Without a powerful humanist vision to replace the Archimedean notion of God, civilization lacks a new transvaluated lodestone to shepherd humanity to a new understanding of itself. Without this novel paradigm, we are all fated to become Nietzsche's "Last men:"
"...I show you the Last Man.
"What is love? What is creation? What is longing? What is a star?" -- so asks the Last Man, and blinks. The earth has become small, and on it hops the Last Man, who makes everything small. His species is ineradicable as the flea; the Last Man lives longest.
"We have discovered happiness" -- say the Last Men, and they blink.
They have left the regions where it is hard to live; for they need warmth. One still loves one's neighbor and rubs against him; for one needs warmth...
A little poison now and then: that makes for pleasant dreams. And much poison at the end for a pleasant death.
One still works, for work is a pastime. But one is careful lest the pastime should hurt one.
One no longer becomes poor or rich; both are too burdensome. Who still wants to rule? Who still wants to obey? Both are too burdensome.
No shepherd, and one herd! Everyone wants the same; everyone is the same: he who feels differently goes voluntarily to a madhouse...
It is possible to agree with Nietzsche's diagnosis of humanity's predicament and yet disregard his radical solution, now that it is becoming glaringly apparent that our civilization is rapidly becoming the habitation of Last Men. The New Atheism, however, utterly dismisses the warnings of Nietzsche and Dostoevsky and would have us proceed in all haste to surgically excise the last vestiges of God from our civilization. That such a project would leave us fundamentally impoverished as a race and open the door, as we see happening now, to a managed egalitarian tyranny is a burden lost on men who have grown intoxicated in the service of fashioning for themselves a new secular golden calf. In plumbing the spiritual ills of mankind, Nietzsche's Zarathustra diagnoses the malady awaiting all who would live in a horizon bereft of God. The sickness of the Last Man is nihilism -- and as cancer corrupts the body, nihilism exploits and terminates the spirit who laps up its pungent waters.
I have come the long way around my initial statement about arguing with atheists on Facebook. But the discouraging aspect of this one particular gentleman was his brutality of discourse -- that same shrill and dull coarseness of the Last Man. His droning chorus was, "Produce your God or shut the !@$# up!" To engage him, I tried to explain how improbable the galactic odds were that a DNA molecule with 3.5 billion informational sequences could self-assemble simultaneously along with an engine that would ensure its replication via the alchemy of blind benevolent mutation: an agency that is a veritable oxymoron. Nevertheless, his words kept pounding away in a repetitive loop and he would countenance nothing other than for me to conjure up the Creator to satisfy his skeptical hunger. One is reminded of Jesus' temptation in the desert where Satan asks: "If thou be the Son of God, command that these stones be made bread?" How is one to answer such a man?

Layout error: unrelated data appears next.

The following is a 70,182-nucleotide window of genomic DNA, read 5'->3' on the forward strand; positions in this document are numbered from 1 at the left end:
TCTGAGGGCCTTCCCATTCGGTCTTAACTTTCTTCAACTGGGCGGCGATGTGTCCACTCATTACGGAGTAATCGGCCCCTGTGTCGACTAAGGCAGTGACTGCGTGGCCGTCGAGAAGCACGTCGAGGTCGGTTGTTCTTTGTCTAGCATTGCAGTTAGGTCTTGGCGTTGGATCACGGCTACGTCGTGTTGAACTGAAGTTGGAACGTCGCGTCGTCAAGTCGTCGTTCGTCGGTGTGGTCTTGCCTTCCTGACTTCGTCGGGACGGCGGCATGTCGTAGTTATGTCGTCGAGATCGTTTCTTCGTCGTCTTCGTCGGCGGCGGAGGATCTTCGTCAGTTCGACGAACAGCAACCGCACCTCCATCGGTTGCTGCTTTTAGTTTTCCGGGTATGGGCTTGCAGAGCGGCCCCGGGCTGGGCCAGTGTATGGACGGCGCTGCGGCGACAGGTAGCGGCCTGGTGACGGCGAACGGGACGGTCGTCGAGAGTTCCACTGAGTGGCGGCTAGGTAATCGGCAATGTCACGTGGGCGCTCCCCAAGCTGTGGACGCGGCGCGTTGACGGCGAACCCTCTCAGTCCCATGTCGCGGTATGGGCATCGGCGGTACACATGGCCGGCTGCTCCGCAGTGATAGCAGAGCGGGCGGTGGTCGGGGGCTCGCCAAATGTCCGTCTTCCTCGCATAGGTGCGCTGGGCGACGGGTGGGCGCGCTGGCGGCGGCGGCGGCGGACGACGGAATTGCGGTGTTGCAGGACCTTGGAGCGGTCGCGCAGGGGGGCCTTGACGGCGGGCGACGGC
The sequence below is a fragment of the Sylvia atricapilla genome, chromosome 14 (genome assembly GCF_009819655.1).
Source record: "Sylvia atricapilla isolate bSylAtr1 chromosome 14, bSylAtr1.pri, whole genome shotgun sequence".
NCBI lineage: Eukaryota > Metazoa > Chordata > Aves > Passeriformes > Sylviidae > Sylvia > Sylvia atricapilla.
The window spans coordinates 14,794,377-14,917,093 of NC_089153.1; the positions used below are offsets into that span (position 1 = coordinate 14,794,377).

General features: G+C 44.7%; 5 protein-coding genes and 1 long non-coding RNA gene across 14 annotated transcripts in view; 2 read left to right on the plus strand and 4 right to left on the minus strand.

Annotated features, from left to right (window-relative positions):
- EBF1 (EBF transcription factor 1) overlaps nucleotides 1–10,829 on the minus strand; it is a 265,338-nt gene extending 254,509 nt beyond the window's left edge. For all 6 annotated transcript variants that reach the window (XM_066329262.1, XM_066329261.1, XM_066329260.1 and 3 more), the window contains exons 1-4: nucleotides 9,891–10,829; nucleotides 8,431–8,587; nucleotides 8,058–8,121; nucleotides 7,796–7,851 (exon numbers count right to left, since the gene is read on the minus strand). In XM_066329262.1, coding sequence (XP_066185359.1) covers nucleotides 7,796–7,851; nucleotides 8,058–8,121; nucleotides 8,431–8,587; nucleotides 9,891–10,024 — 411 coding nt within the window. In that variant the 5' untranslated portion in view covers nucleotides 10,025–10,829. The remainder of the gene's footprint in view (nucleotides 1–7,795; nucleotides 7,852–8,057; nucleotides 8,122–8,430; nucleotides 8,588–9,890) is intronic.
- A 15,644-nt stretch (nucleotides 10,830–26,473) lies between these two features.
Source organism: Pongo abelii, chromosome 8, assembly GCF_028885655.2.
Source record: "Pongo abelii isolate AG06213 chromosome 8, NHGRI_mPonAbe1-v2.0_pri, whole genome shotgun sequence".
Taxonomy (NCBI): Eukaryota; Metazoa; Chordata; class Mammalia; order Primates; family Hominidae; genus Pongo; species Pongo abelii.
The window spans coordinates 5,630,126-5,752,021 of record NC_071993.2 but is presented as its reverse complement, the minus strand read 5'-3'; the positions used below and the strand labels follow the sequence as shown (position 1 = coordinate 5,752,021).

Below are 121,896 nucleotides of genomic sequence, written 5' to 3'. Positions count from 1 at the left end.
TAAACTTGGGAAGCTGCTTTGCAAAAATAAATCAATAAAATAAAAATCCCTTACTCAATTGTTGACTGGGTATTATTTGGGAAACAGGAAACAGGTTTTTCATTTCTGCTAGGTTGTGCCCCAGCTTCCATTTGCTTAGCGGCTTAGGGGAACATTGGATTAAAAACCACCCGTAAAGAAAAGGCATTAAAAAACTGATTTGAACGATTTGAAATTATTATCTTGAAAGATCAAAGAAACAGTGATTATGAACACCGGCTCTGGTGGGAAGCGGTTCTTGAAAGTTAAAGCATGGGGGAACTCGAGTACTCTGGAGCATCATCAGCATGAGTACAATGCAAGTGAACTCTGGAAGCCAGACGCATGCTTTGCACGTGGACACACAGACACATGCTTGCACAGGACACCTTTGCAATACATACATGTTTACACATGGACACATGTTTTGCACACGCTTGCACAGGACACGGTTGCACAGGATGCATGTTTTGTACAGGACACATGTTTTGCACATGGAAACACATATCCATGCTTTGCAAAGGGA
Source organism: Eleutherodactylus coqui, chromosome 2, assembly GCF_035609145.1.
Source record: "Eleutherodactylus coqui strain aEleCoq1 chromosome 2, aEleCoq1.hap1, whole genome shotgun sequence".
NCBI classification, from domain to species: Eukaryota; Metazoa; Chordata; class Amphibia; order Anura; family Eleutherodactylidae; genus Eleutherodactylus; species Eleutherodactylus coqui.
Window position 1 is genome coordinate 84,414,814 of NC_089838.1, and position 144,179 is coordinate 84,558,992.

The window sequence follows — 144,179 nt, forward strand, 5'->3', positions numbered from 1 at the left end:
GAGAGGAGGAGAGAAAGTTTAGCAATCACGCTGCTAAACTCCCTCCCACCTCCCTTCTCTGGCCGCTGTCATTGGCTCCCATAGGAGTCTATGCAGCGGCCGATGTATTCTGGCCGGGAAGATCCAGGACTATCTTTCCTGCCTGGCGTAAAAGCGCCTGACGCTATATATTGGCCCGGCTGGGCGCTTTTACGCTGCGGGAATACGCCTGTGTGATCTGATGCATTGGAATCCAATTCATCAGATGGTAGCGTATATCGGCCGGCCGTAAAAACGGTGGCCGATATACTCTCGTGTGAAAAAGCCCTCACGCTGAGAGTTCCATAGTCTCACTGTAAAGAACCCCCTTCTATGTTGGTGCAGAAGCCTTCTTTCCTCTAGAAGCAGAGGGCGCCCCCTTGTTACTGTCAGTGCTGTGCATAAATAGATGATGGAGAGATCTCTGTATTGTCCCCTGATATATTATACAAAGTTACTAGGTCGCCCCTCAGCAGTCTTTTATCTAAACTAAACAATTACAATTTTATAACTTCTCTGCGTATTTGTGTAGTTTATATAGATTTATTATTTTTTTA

I can imagine Paul of Tarsus hobbled in chains before the effeminate Caesar Nero and being subjected to the same question: "If He be real, Christian, then produce your God?" That both inquiries were never offered in earnest is perhaps beside the point. Even if we were to dispense with biblical revelation, one either sees God revealed everywhere in the Book of Nature or one takes refuge in temporal intellect, pleasure, or pride. Moreover, if I could produce God to him as one would present a Jinni, would it budge his will even a inch? The Israelites wandered forty years in the wilderness on a sojourn that should have taken eleven days because they could not fully comprehend the reality of a Creator who evidenced Himself as: a cloud by day, a pillar of fire at night, Manna in the morning, and water from a flinty rock. As to our atheist friend, I have little doubt that God will unmistakably produce himself one day to his own stunned satisfaction. The question remains: Will he welcome such an electrifying introduction?